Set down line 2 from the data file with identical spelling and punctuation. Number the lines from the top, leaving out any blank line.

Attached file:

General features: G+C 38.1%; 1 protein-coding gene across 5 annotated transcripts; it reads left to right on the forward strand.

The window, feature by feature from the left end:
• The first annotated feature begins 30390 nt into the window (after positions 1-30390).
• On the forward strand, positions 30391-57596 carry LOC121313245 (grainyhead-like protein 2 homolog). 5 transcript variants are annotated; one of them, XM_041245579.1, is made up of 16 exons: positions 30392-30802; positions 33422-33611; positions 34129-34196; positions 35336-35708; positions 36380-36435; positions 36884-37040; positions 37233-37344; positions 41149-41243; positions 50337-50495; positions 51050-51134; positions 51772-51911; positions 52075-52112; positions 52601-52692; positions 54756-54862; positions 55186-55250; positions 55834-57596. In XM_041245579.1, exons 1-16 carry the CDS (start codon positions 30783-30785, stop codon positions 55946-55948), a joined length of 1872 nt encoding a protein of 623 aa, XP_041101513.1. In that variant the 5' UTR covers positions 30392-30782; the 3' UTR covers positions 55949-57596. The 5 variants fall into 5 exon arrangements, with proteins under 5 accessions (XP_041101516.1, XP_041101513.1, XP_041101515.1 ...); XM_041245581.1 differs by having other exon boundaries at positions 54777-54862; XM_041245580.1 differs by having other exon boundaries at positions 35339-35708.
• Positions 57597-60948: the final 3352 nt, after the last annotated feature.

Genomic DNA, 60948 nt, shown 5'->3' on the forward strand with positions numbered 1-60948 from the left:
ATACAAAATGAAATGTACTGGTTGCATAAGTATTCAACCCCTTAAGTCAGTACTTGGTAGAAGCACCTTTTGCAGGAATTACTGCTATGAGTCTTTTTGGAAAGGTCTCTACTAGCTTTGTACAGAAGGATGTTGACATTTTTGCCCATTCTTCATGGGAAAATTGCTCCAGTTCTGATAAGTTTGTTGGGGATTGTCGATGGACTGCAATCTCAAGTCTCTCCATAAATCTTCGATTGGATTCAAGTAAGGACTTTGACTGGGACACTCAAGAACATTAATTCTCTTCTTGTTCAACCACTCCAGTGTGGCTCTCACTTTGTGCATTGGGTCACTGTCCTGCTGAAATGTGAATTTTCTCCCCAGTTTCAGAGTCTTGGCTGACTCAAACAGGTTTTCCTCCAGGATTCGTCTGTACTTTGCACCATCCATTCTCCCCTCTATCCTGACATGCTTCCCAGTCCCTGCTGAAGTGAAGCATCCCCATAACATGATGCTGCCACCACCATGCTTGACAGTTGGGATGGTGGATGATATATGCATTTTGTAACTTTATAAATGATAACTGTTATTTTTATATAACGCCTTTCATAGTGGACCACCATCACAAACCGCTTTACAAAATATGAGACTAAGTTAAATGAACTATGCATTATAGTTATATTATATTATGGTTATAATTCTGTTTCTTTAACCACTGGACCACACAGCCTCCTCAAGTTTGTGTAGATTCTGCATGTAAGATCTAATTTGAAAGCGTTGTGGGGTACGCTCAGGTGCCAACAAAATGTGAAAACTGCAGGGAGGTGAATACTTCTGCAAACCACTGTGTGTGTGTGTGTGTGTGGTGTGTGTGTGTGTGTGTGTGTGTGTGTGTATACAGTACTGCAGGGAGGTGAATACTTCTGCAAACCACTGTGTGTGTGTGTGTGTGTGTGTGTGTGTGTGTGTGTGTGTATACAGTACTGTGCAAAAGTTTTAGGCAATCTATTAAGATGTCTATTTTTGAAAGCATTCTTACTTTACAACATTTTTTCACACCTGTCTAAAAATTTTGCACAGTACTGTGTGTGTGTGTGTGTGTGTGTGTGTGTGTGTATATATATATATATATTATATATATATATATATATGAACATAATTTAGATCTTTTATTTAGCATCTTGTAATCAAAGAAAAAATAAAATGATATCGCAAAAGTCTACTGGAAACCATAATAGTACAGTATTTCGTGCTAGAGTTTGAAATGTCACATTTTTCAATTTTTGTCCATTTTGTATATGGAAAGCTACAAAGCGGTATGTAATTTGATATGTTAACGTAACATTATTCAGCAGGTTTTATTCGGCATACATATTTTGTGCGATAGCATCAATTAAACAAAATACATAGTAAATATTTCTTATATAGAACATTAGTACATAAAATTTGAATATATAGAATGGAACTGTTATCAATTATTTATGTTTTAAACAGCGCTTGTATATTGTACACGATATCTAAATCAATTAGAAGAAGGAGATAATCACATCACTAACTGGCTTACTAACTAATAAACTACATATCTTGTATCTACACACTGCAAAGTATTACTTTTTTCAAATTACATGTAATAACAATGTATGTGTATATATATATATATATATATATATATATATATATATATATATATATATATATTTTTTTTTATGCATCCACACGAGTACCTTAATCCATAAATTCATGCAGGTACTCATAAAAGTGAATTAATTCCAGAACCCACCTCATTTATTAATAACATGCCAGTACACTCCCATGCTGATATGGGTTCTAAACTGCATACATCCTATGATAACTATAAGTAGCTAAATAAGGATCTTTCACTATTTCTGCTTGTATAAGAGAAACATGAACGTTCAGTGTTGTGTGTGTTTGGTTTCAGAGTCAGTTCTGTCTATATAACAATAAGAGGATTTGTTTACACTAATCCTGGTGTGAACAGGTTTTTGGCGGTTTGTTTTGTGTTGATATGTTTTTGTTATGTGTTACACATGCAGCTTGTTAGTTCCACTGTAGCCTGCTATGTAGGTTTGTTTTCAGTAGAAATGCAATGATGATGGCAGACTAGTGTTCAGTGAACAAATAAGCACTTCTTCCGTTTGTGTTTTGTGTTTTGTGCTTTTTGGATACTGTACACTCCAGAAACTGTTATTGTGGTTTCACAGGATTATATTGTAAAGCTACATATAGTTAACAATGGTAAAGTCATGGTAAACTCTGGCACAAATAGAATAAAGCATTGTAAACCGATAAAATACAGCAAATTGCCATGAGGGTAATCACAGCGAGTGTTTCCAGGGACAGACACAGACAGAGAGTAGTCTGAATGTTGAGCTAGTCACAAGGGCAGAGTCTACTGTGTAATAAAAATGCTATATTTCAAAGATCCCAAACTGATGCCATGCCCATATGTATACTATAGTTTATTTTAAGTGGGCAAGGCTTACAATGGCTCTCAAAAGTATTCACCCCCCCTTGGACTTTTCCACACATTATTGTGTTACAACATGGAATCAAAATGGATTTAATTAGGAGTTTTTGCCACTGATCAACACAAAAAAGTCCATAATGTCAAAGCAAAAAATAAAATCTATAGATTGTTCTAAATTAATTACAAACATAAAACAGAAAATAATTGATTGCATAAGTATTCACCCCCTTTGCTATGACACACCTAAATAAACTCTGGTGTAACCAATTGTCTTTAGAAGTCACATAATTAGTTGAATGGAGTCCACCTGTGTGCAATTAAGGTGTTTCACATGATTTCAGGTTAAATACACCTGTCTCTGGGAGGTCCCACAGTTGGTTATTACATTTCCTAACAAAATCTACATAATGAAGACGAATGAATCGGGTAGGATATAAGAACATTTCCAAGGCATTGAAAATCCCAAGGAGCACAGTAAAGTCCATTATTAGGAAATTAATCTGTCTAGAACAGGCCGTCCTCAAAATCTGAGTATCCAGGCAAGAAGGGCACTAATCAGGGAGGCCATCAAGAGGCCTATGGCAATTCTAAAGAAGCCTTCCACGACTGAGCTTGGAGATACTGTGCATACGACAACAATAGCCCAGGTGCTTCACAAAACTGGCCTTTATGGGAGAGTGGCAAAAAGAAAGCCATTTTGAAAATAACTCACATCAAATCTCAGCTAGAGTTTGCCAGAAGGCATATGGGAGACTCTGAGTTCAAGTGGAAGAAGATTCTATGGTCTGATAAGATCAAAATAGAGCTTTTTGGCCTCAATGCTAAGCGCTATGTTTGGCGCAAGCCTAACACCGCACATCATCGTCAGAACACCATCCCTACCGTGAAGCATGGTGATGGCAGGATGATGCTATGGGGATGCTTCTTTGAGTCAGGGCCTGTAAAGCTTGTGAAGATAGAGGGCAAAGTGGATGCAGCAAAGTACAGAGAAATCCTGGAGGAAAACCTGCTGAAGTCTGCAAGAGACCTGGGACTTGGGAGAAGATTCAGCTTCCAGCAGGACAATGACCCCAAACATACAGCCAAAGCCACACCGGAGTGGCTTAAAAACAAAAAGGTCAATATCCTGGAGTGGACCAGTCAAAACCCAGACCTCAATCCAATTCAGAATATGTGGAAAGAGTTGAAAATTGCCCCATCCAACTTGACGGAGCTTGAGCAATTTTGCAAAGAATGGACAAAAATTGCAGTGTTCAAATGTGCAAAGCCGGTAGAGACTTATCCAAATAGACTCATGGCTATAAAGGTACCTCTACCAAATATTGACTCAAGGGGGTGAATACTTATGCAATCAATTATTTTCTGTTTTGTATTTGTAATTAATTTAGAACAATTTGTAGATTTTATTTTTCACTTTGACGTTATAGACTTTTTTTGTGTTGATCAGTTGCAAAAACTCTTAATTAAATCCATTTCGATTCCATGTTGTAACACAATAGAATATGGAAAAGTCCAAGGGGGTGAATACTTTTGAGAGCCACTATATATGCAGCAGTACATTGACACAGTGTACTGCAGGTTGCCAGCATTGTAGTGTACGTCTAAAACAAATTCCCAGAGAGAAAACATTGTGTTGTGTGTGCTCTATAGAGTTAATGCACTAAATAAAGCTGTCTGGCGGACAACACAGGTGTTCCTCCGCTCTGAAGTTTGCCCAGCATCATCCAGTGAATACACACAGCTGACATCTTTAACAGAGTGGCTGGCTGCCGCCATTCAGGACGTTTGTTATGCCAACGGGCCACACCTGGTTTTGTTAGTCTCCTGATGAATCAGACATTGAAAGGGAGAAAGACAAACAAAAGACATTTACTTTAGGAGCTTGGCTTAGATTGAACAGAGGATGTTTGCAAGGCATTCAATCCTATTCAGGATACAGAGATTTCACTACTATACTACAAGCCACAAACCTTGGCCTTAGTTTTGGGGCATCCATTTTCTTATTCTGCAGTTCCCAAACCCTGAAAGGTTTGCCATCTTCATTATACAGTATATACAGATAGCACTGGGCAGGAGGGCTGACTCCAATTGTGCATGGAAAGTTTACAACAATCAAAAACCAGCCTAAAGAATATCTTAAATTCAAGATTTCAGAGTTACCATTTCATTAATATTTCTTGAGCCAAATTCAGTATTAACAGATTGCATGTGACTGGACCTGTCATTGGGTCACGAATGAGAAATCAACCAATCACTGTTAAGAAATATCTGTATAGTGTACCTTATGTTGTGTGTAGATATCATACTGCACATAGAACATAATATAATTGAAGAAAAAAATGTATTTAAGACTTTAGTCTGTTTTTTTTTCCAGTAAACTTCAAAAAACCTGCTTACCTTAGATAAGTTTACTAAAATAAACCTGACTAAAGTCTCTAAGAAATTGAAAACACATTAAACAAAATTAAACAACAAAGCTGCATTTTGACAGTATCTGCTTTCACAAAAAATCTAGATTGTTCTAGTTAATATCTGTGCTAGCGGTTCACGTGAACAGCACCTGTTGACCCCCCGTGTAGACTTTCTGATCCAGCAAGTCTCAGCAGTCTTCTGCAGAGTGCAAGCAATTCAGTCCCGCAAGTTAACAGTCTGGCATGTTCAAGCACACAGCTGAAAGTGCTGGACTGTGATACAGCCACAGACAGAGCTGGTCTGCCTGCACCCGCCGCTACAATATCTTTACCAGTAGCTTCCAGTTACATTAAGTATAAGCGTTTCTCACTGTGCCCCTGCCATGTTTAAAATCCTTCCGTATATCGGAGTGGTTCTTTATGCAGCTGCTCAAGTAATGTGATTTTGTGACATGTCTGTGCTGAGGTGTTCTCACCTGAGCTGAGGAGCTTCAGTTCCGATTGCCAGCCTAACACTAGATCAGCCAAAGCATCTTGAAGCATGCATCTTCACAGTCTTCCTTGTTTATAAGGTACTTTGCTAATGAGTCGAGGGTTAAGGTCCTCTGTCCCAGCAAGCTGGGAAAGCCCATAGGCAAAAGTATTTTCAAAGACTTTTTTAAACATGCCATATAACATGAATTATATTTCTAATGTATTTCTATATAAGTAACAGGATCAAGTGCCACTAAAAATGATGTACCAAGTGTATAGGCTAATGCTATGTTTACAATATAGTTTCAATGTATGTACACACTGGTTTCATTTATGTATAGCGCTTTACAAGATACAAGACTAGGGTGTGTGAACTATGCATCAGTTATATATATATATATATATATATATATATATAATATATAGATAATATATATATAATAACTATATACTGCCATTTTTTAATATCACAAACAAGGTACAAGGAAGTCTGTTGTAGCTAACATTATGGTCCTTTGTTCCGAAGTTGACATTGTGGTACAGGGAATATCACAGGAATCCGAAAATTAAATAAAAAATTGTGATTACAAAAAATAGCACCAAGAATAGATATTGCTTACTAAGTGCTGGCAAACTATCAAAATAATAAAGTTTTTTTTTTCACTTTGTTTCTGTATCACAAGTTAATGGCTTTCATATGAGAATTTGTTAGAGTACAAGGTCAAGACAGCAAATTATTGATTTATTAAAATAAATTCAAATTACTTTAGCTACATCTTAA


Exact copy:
The window, feature by feature from the left end: